Published DateBy Lloyd Jones
JACKSON — Residents along a portion of East Branch Road are sending out an SOS — Save Our Salamanders.
The residents have put a sign up next to the road urging motorists to slow down because the area has become a popular crossing area for the amphibian, especially this time of year.
The sign reads: "Please Slow Down!!! Salamander X-ing on Rainy Nights — 28 killed in 2012 — Thanks"
Included below the sign is a plastic bag containing a brochure about the spotted salamander. Motorists are not only urged to slow down but are encouraged to take one of the pamphlets, too.
"We want to do our part," said resident Henry Mock. "They usually only come out on warm, rainy nights. For some reason over the last couple of years they like to to bread, mate, whatever in my neighbor's swamp and they have to cross the road to get there. We lost 28 of them last year."
Mock, the former chief conservation officer for New Hampshire and Game, said motorists get a kick out of seeing the sign. He and and handful of neighbors have been keeping an eye out for blue spotted salamanders.
According to New Hampshire Fish and Game, "Spotted salamanders, and other Ambystoma salamanders (marbled, blue-spotted, and Jefferson salamanders) depend on vernal pool habitats to lay their eggs because these habitats maintain water long enough for larval salamanders to develop but because vernal pools generally dry by late summer these areas lack reproducing populations of predatory fish."
"They're not endangered, but we want to help them out if we can," Mock said. "About 10 of us (neighbors) just think they're very unique, the whole neighborhood is talking about them. (Laughing) We've kind of become unofficial salamander crossing guards."
The pamphlet residents have put out provides extensive background on the spotted blue salamander.
"Named for the two rows of yellow and orange spots speckled along their black backs, spotted salamanders are large members of the mole salamander family," the brochure sates. "On average they measure about seven inches, but they can reach lengths up to nine inches long!
"Common in the forests of the the eastern United States and eastern Canada, spotted salamanders make their homes in areas that are close to ponds and vernal pools. But despite their thriving populations, the dark amphibians are difficult to find. Adults spend most of their day hiding underground or beneath rock and logs. Venturing out from their hiding spots at night to hunt, they eat anything they can catch and swallow, including worms, spiders, insects and slugs.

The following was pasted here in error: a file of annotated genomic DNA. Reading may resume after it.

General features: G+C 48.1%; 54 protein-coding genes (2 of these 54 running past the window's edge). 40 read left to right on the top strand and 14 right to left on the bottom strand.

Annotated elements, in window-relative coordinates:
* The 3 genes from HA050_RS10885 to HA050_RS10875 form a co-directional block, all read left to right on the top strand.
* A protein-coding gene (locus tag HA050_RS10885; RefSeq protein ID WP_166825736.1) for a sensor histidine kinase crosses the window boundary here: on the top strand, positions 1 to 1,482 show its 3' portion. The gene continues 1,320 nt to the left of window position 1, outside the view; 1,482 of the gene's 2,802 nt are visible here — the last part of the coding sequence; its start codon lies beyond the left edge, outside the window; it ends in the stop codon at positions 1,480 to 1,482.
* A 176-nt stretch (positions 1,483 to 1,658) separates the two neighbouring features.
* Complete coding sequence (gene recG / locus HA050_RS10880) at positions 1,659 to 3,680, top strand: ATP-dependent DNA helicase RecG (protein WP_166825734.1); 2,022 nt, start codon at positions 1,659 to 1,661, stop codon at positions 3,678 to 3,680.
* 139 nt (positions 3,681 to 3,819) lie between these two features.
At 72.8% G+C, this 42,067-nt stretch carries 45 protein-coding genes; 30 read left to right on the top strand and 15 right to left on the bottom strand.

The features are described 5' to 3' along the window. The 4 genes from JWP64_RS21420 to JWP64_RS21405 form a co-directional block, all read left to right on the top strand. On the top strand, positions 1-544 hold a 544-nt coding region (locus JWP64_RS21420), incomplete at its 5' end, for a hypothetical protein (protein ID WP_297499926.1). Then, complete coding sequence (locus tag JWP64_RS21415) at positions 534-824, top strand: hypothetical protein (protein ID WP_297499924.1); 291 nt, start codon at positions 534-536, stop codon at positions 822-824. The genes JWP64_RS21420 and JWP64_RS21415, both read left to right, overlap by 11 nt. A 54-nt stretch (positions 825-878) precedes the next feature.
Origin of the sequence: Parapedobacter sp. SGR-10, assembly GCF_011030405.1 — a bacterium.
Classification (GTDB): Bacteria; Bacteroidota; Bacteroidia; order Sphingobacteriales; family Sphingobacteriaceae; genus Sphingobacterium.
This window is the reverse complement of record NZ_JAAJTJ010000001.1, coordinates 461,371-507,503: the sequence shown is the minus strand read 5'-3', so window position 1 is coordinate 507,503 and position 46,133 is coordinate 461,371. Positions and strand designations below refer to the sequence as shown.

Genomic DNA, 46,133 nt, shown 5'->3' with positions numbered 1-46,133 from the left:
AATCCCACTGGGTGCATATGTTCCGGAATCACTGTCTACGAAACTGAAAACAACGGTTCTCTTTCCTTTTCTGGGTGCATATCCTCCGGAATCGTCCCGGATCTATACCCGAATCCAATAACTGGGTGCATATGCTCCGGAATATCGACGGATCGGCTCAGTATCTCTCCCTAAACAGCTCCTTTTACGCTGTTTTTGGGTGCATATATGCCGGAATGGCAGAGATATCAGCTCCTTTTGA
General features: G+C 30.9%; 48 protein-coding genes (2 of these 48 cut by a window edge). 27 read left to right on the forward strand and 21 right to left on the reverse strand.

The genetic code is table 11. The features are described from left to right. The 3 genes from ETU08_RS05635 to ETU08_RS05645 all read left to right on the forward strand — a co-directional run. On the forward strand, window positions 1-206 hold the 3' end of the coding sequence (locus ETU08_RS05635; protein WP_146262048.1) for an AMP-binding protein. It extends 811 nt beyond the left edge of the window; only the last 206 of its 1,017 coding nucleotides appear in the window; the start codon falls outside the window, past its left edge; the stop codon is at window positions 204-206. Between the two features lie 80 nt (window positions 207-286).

"When threatened, spotted salamanders secrete a mild sticky toxin from their backs and tails that dissuades predators such as skunks, raccoons, turtles, chipmunks, squirrels, opossums and snakes from eating them.
"Spotted salamanders use ponds for breeding. In early spring, they wake from their hibernation and migrate to ponds to mate for several days. They return to the same pond each year. Thousands of spotted salamanders will travel to a breeding pond at the same time. During the breeding period, females lay up to 200 eggs which are encased in a jelly-like coating. The coating helps protect the eggs from predators like fish, turtles, aquatic insects, birds, frogs and crayfish.
"A few weeks after being laid, the eggs hatch. Larval spotted salamanders have feathery gills on the outside of their bodies. They live underwater feeding and growing for up to four months. Juveniles lose their gills and climb onto land. When they reach adulthood they are able to breed. Spotted salamanders can live up to 20 years."
Mock also pointed out that New Hampshire had the honor of being the first state to designate an official state amphibian. It did so in 1985. To date, 16 other states have followed the Granite State's lead.
"It's the Orange Spotted Newt," Mock said, "which is a cousin to the spotted salamander."